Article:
Inside livestock vessel, credit: Animal Welfare Foundation

Will new rules be sufficient?

A proposal for a new regulation on the protection of animals during transport was adopted by the Commission on 7 December 2023, based on experience from the implementation of the 2005 regulation, the results of the audits and other inputs. The proposal is open to comments on the “Have your say” portal until  next Friday (12 April) and can be downloaded from the portal.

The Commission also adopted on 17 February 2023 a Delegated Regulation that already have entered into force as regards rules for the performance of controls to verify compliance with animal welfare requirements for the transport of animals by livestock vessels. An Implementing Regulation of the same date lays down rules on the recording and sharing of information of the controls.

This is a very technical area that requires different experts to inspect the construction and maintenance of live-stock vessels and assess if they are fit for transporting live animals, commented Iris Baumgärter. The Implementing Regulation requires expert teams for the approval of vessels but does not ban the approval of vessels under substandard flags.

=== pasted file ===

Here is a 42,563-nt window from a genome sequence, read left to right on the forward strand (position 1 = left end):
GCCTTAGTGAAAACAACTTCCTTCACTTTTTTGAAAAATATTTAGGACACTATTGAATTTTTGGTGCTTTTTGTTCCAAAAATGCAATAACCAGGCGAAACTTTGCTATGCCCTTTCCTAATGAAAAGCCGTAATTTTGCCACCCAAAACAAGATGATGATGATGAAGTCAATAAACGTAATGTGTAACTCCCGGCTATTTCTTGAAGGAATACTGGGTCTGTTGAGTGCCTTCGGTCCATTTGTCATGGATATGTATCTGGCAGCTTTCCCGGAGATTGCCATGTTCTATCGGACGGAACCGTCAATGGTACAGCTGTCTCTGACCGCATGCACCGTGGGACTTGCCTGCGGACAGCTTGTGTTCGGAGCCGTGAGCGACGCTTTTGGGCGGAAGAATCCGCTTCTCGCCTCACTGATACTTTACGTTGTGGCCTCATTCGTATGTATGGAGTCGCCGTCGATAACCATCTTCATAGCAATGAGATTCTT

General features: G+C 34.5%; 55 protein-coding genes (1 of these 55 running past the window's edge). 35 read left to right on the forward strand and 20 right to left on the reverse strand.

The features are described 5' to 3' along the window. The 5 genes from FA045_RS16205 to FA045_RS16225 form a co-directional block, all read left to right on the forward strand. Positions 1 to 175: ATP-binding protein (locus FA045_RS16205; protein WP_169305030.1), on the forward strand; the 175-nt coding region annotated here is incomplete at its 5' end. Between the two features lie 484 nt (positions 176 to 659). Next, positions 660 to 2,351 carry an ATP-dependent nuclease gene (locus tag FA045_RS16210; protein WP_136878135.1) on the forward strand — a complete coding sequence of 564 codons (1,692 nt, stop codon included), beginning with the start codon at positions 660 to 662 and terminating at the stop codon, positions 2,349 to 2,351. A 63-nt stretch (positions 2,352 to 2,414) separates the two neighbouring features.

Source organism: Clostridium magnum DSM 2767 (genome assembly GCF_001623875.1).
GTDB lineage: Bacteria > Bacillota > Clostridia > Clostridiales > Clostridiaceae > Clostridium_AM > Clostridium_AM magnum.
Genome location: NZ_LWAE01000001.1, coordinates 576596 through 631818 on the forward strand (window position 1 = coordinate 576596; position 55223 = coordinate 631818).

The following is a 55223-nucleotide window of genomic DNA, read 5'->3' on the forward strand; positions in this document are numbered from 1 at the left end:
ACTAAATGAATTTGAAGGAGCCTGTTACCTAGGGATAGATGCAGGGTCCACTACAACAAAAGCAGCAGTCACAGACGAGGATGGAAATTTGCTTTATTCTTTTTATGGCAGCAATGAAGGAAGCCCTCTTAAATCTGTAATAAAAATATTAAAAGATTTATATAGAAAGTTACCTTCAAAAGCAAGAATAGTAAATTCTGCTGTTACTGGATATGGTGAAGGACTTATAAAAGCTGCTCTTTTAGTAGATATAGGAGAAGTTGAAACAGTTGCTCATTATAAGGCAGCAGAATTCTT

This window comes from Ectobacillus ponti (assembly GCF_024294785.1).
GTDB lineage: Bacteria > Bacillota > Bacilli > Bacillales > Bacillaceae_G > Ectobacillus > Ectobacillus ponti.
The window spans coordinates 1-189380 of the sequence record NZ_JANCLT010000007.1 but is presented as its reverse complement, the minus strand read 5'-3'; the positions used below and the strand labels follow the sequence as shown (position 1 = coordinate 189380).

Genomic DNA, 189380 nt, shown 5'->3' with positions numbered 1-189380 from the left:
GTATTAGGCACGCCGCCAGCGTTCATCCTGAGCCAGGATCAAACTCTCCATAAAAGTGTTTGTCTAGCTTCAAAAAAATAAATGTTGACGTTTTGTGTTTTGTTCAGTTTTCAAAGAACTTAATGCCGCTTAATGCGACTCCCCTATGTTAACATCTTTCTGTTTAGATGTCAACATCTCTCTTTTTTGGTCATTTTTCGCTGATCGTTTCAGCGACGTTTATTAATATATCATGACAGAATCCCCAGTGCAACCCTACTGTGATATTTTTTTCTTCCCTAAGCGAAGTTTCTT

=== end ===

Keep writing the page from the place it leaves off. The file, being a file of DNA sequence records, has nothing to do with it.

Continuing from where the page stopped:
“The proposal to revise the 2005 regulation is expected to exclude at least vessels under black flags from approval but it still has to pass the political process. What will happen with vessels under black flags?”

Currently, the inspections of livestock vessels are mostly done by veterinarians. A 2020 network document on livestock vessels proposed that the inspecting teams should consist of official veterinarians and maritime experts. However, the document, labelled as a guidance to the member states, was not a legally binding document but a best practice recommendation.

The Commission admits that veterinary competency alone is not sufficient to check the functioning of livestock vessels that may have an impact on the welfare of the animals being transported. This is now covered in the Implementing Regulation (article 9) and should lead to that only white flagged vessels will be approved.

M. Apelblat

The Brussels Times